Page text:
Prostate-specific antigen (PSA). What is it and why measure it?

Prostate-specific antigen (PSA) is a protein predominantly produced in the prostate by both normal and malignant cells. Blood levels of PSA are a useful indicator of prostatic pathology, to evaluate men at risk of prostate cancer, and for assessment after treatment.

What are the roles of PSA?
In normal healthy individuals, PSA is secreted into the seminal fluid in high concentrations to liquefy seminal gel by proteolytic cleavage of gel-forming proteins. This helps to increase sperm mobility. A small amount of PSA is also normally found in the blood as a result of leakage from the prostate gland (1).

What are normal blood PSA levels?
Healthy males generally have blood total PSA levels less than 4 ng/mL. Although most studies to establish this normal range have been conducted in predominantly white male populations; hence how applicable this value is to other racial or ethnic groups requires further investigation (2).

What do elevated blood PSA levels mean?
High levels of PSA in the blood can be indicative of prostate cancer, but may also occur due to benign (non-cancerous) conditions, including prostatitis (inflammation of the prostate), urinary tract infection, and benign prostatic hyperplasia (BPH, enlargement of the prostate) (3). More info about other causes of high PSA is available here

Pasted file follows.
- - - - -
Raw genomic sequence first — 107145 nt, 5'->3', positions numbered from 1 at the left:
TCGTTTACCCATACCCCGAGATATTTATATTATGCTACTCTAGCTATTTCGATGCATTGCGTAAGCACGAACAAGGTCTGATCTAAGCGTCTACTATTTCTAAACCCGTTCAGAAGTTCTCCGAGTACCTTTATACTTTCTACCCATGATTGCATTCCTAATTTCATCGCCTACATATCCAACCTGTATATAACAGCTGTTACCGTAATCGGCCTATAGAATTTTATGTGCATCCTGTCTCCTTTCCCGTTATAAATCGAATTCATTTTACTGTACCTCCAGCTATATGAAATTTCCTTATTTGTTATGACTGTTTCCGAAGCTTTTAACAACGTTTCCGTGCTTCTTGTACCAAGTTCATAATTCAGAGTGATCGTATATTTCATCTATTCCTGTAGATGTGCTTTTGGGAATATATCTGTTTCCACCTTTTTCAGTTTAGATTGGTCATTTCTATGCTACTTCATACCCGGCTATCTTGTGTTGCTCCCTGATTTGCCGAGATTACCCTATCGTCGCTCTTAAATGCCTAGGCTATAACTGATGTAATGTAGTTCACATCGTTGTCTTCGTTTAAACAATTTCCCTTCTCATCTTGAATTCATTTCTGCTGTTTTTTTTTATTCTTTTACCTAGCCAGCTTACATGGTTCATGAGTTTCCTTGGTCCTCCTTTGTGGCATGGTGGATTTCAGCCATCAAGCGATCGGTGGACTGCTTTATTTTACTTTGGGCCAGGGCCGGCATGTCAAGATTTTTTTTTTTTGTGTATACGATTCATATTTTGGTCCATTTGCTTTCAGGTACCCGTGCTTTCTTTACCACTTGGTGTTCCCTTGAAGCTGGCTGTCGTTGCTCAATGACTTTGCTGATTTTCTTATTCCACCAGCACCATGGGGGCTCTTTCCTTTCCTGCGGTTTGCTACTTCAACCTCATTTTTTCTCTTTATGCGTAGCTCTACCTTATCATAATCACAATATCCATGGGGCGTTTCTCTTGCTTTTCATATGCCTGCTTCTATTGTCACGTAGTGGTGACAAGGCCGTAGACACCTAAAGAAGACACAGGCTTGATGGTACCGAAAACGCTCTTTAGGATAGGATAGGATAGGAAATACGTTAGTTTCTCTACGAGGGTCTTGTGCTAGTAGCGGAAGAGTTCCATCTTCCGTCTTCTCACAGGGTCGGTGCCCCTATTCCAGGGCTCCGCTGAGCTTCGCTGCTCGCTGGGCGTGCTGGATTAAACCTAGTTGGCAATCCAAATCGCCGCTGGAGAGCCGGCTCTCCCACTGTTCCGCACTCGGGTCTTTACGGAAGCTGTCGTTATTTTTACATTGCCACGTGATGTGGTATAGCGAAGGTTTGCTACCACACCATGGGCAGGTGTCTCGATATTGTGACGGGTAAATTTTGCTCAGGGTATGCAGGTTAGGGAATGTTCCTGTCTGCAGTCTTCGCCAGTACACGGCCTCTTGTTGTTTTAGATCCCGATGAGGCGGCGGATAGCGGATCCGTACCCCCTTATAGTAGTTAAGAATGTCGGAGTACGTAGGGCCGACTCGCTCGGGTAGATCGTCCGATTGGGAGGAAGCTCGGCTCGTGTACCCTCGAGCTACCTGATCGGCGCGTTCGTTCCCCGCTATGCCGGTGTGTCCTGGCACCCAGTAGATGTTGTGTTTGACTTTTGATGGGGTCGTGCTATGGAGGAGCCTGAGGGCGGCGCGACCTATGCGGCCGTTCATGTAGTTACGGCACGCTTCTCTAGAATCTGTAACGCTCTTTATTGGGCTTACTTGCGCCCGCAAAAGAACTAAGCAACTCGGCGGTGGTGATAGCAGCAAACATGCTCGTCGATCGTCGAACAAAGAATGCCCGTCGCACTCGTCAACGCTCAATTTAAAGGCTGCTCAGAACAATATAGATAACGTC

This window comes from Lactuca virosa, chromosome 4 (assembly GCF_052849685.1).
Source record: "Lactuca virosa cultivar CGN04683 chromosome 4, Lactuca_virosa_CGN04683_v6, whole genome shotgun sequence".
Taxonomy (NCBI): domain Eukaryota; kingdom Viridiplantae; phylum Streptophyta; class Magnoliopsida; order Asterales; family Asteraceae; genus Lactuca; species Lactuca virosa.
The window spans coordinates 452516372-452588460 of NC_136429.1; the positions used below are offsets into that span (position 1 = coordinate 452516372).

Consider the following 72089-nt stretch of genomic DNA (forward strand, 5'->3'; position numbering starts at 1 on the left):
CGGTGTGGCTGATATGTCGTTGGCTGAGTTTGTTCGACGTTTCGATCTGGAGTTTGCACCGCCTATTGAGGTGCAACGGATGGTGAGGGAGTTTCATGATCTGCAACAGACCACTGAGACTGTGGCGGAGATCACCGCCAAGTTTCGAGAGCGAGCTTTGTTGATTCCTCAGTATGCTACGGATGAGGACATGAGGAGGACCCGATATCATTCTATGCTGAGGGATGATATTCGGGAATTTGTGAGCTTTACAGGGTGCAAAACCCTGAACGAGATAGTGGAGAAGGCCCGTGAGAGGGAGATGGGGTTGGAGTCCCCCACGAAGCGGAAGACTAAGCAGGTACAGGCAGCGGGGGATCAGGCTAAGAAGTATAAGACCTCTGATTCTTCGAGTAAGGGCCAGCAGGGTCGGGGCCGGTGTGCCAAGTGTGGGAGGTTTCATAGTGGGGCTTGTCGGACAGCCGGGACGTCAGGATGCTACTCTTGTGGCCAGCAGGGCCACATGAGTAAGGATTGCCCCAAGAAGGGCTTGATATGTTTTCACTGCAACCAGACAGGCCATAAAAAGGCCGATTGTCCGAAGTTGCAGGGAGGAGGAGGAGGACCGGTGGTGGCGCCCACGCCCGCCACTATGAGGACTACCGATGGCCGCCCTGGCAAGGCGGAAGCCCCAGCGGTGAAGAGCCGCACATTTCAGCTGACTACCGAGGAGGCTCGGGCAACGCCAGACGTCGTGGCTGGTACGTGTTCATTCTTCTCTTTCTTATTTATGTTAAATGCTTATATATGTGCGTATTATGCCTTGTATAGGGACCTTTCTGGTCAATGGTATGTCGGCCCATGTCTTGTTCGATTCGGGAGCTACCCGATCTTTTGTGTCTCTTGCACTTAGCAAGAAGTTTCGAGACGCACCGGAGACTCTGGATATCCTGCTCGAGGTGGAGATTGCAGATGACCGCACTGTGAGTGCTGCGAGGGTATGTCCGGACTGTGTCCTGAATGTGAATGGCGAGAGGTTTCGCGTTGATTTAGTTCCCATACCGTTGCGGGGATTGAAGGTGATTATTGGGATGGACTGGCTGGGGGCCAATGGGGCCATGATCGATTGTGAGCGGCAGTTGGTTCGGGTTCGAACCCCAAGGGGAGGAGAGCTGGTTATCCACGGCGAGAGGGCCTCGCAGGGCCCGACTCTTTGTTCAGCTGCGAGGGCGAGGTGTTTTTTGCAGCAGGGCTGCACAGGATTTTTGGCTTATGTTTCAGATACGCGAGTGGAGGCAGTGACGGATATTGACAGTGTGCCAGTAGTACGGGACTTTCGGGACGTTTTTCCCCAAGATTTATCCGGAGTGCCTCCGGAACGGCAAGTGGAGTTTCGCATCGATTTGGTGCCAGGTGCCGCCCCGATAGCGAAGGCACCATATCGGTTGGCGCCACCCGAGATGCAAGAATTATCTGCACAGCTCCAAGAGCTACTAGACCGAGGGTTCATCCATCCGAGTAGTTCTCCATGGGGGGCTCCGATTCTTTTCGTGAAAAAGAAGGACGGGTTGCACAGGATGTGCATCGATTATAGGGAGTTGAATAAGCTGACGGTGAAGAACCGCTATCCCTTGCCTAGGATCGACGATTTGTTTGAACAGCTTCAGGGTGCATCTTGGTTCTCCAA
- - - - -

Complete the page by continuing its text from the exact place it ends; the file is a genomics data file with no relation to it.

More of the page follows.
There are three major forms of PSA in the blood, two of which are detectable using current lab techniques – complexed PSA and free PSA (1). The differing levels of these two detectable forms are useful for distinguishing between individuals with BPH and prostate cancer, particularly in men with total PSA levels between 4.1 and 10 ng/mL. Although both abnormalities result in increased total blood PSA, the proportion of free PSA is much higher in individuals with BPH compared to prostate cancer patients (4).

What are the benefits of measuring blood PSA levels?
Prostate cancer is the most frequently diagnosed cancer and second leading cause of cancer deaths in men in the United States (5). Early diagnosis of small tumours that are confined to the prostate provides the best prognosis for recovery from prostate cancer. However, there are often no symptoms in the early stages of prostate cancer. Analyses of blood PSA levels are the most accurate and non-invasive way to detect prostate cancer, particularly in the early stages. These analyses are usually combined with, or followed up by, digital rectal examination (6).

1. McCormack RT, et al. (1995). Molecular Forms of Prostate-Specific Antigen and the Human Kallikrein Gene Family: A New Era. Urology, 45, 729-744.
2. Prostate-Specific Antigen (PSA) Test. National Cancer Institute, NIH. (Updated Feb 2021)
3. Partin AW, Oesterling JE. (1994). The Clinical Usefulness of Prostate Specific Antigen: Update 1994. J Urol, 152, 1358-1368.
4. Ito K, et al. (2003). Free/total PSA ratio is a powerful predictor of future prostate cancer morbidity in men with initial PSA levels of 4.1 to 10.0 ng/mL. Urology. 61(4), 760-4.
5. Parker SL, et al. (1997). Cancer Statistics, 1997. CA Cancer J Clin, 47, 5-27.
6. Crawford ED, et al. (1996). Serum Prostate-Specific Antigen and Digital Rectum Examination for Early Detection of Prostate Cancer in a National Community-Based Program. Urology, 47, 863-869.